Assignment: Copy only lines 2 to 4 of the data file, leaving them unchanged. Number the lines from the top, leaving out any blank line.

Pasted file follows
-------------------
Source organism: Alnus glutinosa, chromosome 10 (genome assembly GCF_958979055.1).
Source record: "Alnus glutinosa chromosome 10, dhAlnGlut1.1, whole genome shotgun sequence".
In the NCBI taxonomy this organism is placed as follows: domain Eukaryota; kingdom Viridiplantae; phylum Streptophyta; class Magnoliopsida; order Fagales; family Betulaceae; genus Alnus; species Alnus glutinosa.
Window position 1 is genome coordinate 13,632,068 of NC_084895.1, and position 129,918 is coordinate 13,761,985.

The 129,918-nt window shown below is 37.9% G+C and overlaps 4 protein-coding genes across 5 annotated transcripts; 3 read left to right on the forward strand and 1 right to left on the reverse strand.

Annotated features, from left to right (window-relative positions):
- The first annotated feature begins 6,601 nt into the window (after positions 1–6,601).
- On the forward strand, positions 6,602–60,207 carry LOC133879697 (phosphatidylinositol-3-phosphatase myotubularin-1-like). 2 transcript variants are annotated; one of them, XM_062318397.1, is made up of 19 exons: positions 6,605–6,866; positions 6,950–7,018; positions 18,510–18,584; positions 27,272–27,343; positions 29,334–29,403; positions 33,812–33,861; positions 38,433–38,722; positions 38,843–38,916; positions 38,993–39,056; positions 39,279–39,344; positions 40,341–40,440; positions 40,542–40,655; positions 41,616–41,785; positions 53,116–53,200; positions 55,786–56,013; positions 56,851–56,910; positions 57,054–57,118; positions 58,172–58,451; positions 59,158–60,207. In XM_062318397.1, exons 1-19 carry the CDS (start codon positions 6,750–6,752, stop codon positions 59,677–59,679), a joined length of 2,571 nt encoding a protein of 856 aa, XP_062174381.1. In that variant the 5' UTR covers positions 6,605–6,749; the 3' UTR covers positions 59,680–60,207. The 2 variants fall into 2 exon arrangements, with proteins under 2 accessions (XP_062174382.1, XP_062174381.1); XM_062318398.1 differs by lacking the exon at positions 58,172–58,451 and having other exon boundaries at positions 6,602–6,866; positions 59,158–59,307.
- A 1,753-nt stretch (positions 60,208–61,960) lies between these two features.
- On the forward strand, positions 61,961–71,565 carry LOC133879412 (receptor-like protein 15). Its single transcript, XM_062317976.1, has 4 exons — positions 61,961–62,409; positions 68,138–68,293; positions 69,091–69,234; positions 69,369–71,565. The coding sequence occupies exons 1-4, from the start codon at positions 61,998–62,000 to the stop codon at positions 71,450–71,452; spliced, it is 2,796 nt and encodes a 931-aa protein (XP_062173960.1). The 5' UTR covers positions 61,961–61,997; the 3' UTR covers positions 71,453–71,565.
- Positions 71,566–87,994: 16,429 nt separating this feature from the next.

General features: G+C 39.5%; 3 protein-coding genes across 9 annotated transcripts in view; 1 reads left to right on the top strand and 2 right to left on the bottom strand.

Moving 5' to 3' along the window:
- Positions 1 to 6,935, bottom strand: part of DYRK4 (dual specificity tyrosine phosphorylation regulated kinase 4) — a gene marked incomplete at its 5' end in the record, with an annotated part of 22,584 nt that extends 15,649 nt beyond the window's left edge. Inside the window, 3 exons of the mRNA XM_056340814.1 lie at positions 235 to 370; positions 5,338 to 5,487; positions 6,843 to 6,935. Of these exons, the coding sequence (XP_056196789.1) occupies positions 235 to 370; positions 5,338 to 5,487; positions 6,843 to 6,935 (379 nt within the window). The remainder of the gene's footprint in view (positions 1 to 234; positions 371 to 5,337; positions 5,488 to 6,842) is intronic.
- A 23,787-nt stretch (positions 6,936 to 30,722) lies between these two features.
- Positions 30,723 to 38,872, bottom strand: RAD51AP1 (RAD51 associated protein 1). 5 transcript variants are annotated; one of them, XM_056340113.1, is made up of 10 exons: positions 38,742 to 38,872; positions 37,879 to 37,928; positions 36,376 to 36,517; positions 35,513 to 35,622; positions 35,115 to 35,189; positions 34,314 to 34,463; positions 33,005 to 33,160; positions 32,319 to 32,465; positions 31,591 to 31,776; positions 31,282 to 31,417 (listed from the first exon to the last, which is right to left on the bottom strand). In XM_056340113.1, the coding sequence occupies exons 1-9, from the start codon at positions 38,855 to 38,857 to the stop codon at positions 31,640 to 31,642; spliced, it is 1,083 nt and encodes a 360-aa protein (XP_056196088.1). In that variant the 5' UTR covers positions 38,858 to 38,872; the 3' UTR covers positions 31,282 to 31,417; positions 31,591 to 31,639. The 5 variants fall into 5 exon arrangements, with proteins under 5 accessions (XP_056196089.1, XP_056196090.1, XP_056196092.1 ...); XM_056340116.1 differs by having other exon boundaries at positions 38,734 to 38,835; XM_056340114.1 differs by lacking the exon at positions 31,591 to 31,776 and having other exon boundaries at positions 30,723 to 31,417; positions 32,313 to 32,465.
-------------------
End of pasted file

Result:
Source record: "Alnus glutinosa chromosome 10, dhAlnGlut1.1, whole genome shotgun sequence".
In the NCBI taxonomy this organism is placed as follows: domain Eukaryota; kingdom Viridiplantae; phylum Streptophyta; class Magnoliopsida; order Fagales; family Betulaceae; genus Alnus; species Alnus glutinosa.
Window position 1 is genome coordinate 13,632,068 of NC_084895.1, and position 129,918 is coordinate 13,761,985.